This tablet comes from a small, private collection of the Rev. David Alderfer of Downers Grove, Illinois. The remainder of this collection will be published by Lance Allred.
Its shape (76mm x 61mm x 20mm) and the general palaeography of the ŠU, DA and KA signs are consistent with Early Dynastic IIIb and pre-Classical Sargonic forms (Gelb 1977: 6-7; Biggs 1973: 45). Additionally, the use of Sumerian personal names also supports this suggested date range. However, the phrase še zi-ga is more prevalent in the Old Akkadian period, known from Girsu, Umma and Adab, than during the ED III period. Therefore, a date range of ED IIIb – early Old Akkadian seems likely. The provenience is uncertain, but could possibly be Adab based on the rare personal names Ur-Urimaš (see CUSAS 13, 65) and Pirig-nam (Banca d'Italia 1, 154).
This is a ration account recording the disbursement of large quantities of barley to individuals. The most interesting feature of this account are the two distinct standards used to qualify ration measurements.
The first entry is broken, but given the total at the end of the account and the preserved numbers, 33 gur and 60 sila must be reconstructed in the lacunae. With 30 gur already extant in this first line, the addition of another 30 would make an odd notation for 60. The calculations are problematic and I cannot offer a coherent reconstruction of the first entry at present.
The first nine entries, but subsequently the entire account, are described as being measured according to the bronze standard (sila3 zabar). There are only a few contemporary texts that utilize the bronze standard: an ED IIIb text from Adab (CUSAS 11, 42) and an ED IIIb text from Nippur (OSP 1, 64). There are two addition examples in CUSAS 13, 71 and 76. Moreover, there is an unpublished Old Akkadian text of unknown provenience; however, the surface damage to the text does not allow for a clear reading of the account.
OSP 1, 64 records an entry for 3(u) 1(barig) še lid2-ga sila3 zabar-ta ("7,260 true/standard liters of barley measured according to the bronze standard"). The lidga measurement, widely attested during the Fara period, corresponds to a 240-liter gur (Powell 1989: 495-96). An association between the use of the bronze standard and the 240-liter gur is also seen in CUSAS 11, 42. The calculations work perfectly if we assume a 240-liter gur:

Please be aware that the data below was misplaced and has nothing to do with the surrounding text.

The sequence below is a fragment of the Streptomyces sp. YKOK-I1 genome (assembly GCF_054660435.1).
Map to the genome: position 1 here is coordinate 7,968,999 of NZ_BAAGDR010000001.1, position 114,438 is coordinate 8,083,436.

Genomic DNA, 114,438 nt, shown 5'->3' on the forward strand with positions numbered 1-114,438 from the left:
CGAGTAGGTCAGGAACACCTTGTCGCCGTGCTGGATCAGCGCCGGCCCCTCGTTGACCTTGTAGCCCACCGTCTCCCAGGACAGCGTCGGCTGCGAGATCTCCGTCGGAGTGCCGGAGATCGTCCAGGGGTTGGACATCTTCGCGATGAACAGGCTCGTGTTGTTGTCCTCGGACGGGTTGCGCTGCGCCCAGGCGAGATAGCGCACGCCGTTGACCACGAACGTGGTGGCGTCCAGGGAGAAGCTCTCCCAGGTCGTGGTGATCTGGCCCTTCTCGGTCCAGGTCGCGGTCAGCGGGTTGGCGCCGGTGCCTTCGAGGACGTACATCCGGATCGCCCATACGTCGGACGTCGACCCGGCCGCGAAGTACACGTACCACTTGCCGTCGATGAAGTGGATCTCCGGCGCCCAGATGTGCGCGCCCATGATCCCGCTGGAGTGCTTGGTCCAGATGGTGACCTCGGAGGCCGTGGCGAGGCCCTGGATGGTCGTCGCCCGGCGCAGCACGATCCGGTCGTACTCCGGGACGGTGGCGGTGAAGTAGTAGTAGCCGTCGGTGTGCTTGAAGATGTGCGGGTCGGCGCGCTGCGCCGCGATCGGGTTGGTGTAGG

The second standard recorded in Alderfer 11 is the sa2-du11 (Akkadian: sattukku) describing the preceding eleven entries. This standard is known in ED IIIb Girsu for liquid capacity (Powell 1989: 506-7). Clearer correlations in grain metrology come from Old Akkadian Adab, where it is used interchangeably with the gur-mah suggesting a capacity of 240 liters (Zhi 1989: 64-5). However, given the qualification of the bronze standard on the total for the account, it is likely that the sattukku is subsumed under the bronze standard. It is also possible that in this text the notation is not metrological, but rather descriptive.
It appears that in the ED IIIb – Old Akkadian periods at Adab, Nippur and possibly the surrounding areas, the sattukku standard and the bronze standard were based on the 240-liter gur. These standards survive into the Ur III period and become based on the 300-liter gur and demonstrate more distinct spheres of application (e.g. CDLB 2007/2 6).
Based on general observations of the Ur III standards, the sattukku standard appears most frequently with offerings for the temple (e.g. UCP 9-2-1, 53; SAT 2, 1015; BPOA 7, 2212)–as the name implies. Conversely, the bronze standard is closely associated with the royal gur (e.g. ASJ 3, 162 131; BCT 2, 172; CST 649; CST 712; MVN 6, 482). The exact correlation between these standards is still unclear; however, it seems certain that both the bronze and sattukku standards were 240-liter units in the ED IIIb-Old Akkadian period, while in the subsequent Ur III period, they both became based on the 300-liter gur. The precise nature of their transition from one system to the next is not yet understood.